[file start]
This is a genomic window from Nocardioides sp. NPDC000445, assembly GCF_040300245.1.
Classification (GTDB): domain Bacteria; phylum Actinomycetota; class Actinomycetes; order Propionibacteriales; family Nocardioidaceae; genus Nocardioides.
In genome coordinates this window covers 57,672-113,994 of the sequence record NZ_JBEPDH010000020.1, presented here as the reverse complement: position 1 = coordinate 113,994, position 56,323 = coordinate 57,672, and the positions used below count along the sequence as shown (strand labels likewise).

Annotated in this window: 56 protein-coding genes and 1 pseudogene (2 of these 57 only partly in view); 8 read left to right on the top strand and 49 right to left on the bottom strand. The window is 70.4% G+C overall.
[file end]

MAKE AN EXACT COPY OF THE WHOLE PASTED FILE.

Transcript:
This is a genomic window from Nocardioides sp. NPDC000445, assembly GCF_040300245.1.
Classification (GTDB): domain Bacteria; phylum Actinomycetota; class Actinomycetes; order Propionibacteriales; family Nocardioidaceae; genus Nocardioides.
In genome coordinates this window covers 57,672-113,994 of the sequence record NZ_JBEPDH010000020.1, presented here as the reverse complement: position 1 = coordinate 113,994, position 56,323 = coordinate 57,672, and the positions used below count along the sequence as shown (strand labels likewise).

Annotated in this window: 56 protein-coding genes and 1 pseudogene (2 of these 57 only partly in view); 8 read left to right on the top strand and 49 right to left on the bottom strand. The window is 70.4% G+C overall.